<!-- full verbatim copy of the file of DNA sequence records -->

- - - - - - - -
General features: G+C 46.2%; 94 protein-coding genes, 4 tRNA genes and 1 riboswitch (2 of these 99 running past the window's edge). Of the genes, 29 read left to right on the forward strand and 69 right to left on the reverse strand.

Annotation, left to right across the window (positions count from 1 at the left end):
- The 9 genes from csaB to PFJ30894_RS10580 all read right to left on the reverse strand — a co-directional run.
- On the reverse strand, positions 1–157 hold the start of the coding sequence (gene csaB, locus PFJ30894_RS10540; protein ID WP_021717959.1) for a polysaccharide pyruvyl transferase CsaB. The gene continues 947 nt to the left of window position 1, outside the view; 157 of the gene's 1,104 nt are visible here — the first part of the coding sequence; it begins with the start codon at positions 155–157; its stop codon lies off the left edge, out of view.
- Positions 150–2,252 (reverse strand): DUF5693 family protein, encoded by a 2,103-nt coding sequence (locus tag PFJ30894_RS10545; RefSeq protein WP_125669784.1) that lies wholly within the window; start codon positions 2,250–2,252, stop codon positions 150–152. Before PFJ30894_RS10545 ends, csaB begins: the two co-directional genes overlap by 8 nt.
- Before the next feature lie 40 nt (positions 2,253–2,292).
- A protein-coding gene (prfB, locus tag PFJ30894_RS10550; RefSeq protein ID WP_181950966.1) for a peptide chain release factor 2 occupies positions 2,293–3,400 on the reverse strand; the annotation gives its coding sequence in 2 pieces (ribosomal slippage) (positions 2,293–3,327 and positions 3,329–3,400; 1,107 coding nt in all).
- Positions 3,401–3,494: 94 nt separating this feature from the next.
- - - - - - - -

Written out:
General features: G+C 46.2%; 94 protein-coding genes, 4 tRNA genes and 1 riboswitch (2 of these 99 running past the window's edge). Of the genes, 29 read left to right on the forward strand and 69 right to left on the reverse strand.

Annotation, left to right across the window (positions count from 1 at the left end):
- The 9 genes from csaB to PFJ30894_RS10580 all read right to left on the reverse strand — a co-directional run.
- On the reverse strand, positions 1–157 hold the start of the coding sequence (gene csaB, locus PFJ30894_RS10540; protein ID WP_021717959.1) for a polysaccharide pyruvyl transferase CsaB. The gene continues 947 nt to the left of window position 1, outside the view; 157 of the gene's 1,104 nt are visible here — the first part of the coding sequence; it begins with the start codon at positions 155–157; its stop codon lies off the left edge, out of view.
- Positions 150–2,252 (reverse strand): DUF5693 family protein, encoded by a 2,103-nt coding sequence (locus tag PFJ30894_RS10545; RefSeq protein WP_125669784.1) that lies wholly within the window; start codon positions 2,250–2,252, stop codon positions 150–152. Before PFJ30894_RS10545 ends, csaB begins: the two co-directional genes overlap by 8 nt.
- Before the next feature lie 40 nt (positions 2,253–2,292).
- A protein-coding gene (prfB, locus tag PFJ30894_RS10550; RefSeq protein ID WP_181950966.1) for a peptide chain release factor 2 occupies positions 2,293–3,400 on the reverse strand; the annotation gives its coding sequence in 2 pieces (ribosomal slippage) (positions 2,293–3,327 and positions 3,329–3,400; 1,107 coding nt in all).
- Positions 3,401–3,494: 94 nt separating this feature from the next.